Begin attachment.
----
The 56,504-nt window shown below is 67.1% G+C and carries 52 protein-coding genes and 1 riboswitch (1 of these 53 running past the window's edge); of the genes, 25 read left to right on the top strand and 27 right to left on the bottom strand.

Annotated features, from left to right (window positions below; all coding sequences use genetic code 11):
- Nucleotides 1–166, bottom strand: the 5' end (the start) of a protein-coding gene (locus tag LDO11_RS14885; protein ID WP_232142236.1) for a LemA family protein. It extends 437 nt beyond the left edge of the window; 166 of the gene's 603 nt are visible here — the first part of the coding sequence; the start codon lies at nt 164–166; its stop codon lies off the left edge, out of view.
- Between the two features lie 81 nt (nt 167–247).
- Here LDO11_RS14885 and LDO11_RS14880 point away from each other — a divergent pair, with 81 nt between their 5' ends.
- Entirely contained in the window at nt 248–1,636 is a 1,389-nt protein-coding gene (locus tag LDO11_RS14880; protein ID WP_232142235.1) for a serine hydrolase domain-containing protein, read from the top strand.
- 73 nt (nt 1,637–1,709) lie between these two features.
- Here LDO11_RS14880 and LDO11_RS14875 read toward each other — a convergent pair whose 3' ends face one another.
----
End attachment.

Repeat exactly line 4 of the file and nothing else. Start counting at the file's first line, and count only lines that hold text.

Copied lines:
- Between the two features lie 81 nt (nt 167–247).